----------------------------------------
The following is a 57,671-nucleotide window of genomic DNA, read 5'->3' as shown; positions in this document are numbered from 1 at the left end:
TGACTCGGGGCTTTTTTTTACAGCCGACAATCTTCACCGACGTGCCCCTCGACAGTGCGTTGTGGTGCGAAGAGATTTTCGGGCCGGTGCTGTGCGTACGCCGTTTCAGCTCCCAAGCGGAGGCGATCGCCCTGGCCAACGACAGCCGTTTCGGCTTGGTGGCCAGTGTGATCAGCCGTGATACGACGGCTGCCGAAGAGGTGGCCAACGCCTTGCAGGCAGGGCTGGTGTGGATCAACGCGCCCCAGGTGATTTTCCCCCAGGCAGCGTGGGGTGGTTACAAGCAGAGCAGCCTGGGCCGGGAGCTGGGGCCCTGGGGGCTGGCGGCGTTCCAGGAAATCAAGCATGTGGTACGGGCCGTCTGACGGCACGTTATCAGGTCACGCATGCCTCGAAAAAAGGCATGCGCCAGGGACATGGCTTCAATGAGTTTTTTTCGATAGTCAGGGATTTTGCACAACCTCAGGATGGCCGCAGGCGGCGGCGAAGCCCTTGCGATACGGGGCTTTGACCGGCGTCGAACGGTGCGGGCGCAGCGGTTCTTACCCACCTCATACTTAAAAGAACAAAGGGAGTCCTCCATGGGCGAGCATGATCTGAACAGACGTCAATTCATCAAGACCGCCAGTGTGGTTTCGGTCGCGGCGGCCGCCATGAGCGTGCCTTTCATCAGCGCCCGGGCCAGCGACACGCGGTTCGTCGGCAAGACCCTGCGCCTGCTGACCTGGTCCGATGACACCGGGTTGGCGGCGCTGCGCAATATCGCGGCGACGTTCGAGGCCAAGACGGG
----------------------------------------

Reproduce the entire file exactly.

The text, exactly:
The following is a 57,671-nucleotide window of genomic DNA, read 5'->3' as shown; positions in this document are numbered from 1 at the left end:
TGACTCGGGGCTTTTTTTTACAGCCGACAATCTTCACCGACGTGCCCCTCGACAGTGCGTTGTGGTGCGAAGAGATTTTCGGGCCGGTGCTGTGCGTACGCCGTTTCAGCTCCCAAGCGGAGGCGATCGCCCTGGCCAACGACAGCCGTTTCGGCTTGGTGGCCAGTGTGATCAGCCGTGATACGACGGCTGCCGAAGAGGTGGCCAACGCCTTGCAGGCAGGGCTGGTGTGGATCAACGCGCCCCAGGTGATTTTCCCCCAGGCAGCGTGGGGTGGTTACAAGCAGAGCAGCCTGGGCCGGGAGCTGGGGCCCTGGGGGCTGGCGGCGTTCCAGGAAATCAAGCATGTGGTACGGGCCGTCTGACGGCACGTTATCAGGTCACGCATGCCTCGAAAAAAGGCATGCGCCAGGGACATGGCTTCAATGAGTTTTTTTCGATAGTCAGGGATTTTGCACAACCTCAGGATGGCCGCAGGCGGCGGCGAAGCCCTTGCGATACGGGGCTTTGACCGGCGTCGAACGGTGCGGGCGCAGCGGTTCTTACCCACCTCATACTTAAAAGAACAAAGGGAGTCCTCCATGGGCGAGCATGATCTGAACAGACGTCAATTCATCAAGACCGCCAGTGTGGTTTCGGTCGCGGCGGCCGCCATGAGCGTGCCTTTCATCAGCGCCCGGGCCAGCGACACGCGGTTCGTCGGCAAGACCCTGCGCCTGCTGACCTGGTCCGATGACACCGGGTTGGCGGCGCTGCGCAATATCGCGGCGACGTTCGAGGCCAAGACGGG